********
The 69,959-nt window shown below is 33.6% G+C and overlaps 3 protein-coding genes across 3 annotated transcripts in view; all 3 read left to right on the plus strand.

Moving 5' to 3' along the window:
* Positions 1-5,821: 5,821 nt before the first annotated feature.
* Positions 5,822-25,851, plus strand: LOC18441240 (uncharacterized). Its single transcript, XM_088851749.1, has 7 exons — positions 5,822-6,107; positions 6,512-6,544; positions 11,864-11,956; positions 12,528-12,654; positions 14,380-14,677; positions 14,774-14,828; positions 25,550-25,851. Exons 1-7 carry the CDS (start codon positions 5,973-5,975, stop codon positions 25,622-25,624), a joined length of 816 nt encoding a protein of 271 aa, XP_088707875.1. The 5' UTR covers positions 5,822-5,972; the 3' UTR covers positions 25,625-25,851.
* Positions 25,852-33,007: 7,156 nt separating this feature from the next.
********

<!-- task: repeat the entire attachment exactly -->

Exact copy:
The 69,959-nt window shown below is 33.6% G+C and overlaps 3 protein-coding genes across 3 annotated transcripts in view; all 3 read left to right on the plus strand.

Moving 5' to 3' along the window:
* Positions 1-5,821: 5,821 nt before the first annotated feature.
* Positions 5,822-25,851, plus strand: LOC18441240 (uncharacterized). Its single transcript, XM_088851749.1, has 7 exons — positions 5,822-6,107; positions 6,512-6,544; positions 11,864-11,956; positions 12,528-12,654; positions 14,380-14,677; positions 14,774-14,828; positions 25,550-25,851. Exons 1-7 carry the CDS (start codon positions 5,973-5,975, stop codon positions 25,622-25,624), a joined length of 816 nt encoding a protein of 271 aa, XP_088707875.1. The 5' UTR covers positions 5,822-5,972; the 3' UTR covers positions 25,625-25,851.
* Positions 25,852-33,007: 7,156 nt separating this feature from the next.